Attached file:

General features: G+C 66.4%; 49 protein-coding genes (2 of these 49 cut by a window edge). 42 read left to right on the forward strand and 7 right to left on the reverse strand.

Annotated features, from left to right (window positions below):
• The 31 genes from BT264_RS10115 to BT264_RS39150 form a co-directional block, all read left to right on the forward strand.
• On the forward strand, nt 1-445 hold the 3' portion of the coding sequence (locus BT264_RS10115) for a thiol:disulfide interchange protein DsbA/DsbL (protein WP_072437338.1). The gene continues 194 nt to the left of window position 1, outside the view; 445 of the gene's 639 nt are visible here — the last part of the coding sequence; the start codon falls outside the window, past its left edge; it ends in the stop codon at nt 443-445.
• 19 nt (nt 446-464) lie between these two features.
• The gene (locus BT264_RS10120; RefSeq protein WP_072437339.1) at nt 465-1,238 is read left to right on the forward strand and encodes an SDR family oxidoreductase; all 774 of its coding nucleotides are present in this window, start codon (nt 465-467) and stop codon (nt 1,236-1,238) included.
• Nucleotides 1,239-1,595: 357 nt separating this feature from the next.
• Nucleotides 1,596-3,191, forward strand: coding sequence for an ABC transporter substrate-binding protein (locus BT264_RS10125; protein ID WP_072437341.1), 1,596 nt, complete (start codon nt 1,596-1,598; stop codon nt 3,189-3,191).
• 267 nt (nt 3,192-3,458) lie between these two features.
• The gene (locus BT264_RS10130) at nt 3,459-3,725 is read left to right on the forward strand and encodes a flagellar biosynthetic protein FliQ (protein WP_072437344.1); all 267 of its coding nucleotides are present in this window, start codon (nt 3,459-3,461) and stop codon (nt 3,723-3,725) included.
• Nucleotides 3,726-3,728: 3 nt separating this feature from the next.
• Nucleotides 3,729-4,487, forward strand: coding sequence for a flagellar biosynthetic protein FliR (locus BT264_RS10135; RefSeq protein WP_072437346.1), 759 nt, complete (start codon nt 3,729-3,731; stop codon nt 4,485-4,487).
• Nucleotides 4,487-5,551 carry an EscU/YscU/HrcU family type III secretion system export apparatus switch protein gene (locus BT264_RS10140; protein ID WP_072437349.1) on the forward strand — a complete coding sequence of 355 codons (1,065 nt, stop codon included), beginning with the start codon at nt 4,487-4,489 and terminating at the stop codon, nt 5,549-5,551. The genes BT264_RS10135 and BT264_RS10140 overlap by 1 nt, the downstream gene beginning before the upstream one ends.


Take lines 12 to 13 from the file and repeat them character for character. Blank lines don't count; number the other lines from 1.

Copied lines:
• Nucleotides 3,729-4,487, forward strand: coding sequence for a flagellar biosynthetic protein FliR (locus BT264_RS10135; RefSeq protein WP_072437346.1), 759 nt, complete (start codon nt 3,729-3,731; stop codon nt 4,485-4,487).
• Nucleotides 4,487-5,551 carry an EscU/YscU/HrcU family type III secretion system export apparatus switch protein gene (locus BT264_RS10140; protein ID WP_072437349.1) on the forward strand — a complete coding sequence of 355 codons (1,065 nt, stop codon included), beginning with the start codon at nt 4,487-4,489 and terminating at the stop codon, nt 5,549-5,551. The genes BT264_RS10135 and BT264_RS10140 overlap by 1 nt, the downstream gene beginning before the upstream one ends.